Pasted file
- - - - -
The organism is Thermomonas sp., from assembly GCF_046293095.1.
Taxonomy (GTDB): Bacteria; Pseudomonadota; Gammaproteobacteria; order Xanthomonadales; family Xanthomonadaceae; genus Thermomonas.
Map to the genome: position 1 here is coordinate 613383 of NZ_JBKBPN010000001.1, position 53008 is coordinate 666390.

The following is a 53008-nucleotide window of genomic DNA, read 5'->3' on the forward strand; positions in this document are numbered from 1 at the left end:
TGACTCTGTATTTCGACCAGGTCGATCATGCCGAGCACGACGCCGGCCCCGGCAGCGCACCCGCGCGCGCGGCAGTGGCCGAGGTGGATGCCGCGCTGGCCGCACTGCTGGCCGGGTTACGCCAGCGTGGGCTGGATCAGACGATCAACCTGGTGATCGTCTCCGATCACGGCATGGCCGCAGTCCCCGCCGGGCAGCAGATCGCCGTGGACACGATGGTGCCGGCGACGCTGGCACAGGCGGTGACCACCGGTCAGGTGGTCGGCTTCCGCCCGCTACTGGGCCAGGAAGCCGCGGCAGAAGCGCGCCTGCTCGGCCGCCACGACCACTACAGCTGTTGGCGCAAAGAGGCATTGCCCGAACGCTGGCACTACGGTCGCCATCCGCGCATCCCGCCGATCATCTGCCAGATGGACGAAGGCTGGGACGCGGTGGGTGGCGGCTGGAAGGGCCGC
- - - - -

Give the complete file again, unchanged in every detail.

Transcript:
The organism is Thermomonas sp., from assembly GCF_046293095.1.
Taxonomy (GTDB): Bacteria; Pseudomonadota; Gammaproteobacteria; order Xanthomonadales; family Xanthomonadaceae; genus Thermomonas.
Map to the genome: position 1 here is coordinate 613383 of NZ_JBKBPN010000001.1, position 53008 is coordinate 666390.

The following is a 53008-nucleotide window of genomic DNA, read 5'->3' on the forward strand; positions in this document are numbered from 1 at the left end:
TGACTCTGTATTTCGACCAGGTCGATCATGCCGAGCACGACGCCGGCCCCGGCAGCGCACCCGCGCGCGCGGCAGTGGCCGAGGTGGATGCCGCGCTGGCCGCACTGCTGGCCGGGTTACGCCAGCGTGGGCTGGATCAGACGATCAACCTGGTGATCGTCTCCGATCACGGCATGGCCGCAGTCCCCGCCGGGCAGCAGATCGCCGTGGACACGATGGTGCCGGCGACGCTGGCACAGGCGGTGACCACCGGTCAGGTGGTCGGCTTCCGCCCGCTACTGGGCCAGGAAGCCGCGGCAGAAGCGCGCCTGCTCGGCCGCCACGACCACTACAGCTGTTGGCGCAAAGAGGCATTGCCCGAACGCTGGCACTACGGTCGCCATCCGCGCATCCCGCCGATCATCTGCCAGATGGACGAAGGCTGGGACGCGGTGGGTGGCGGCTGGAAGGGCCGC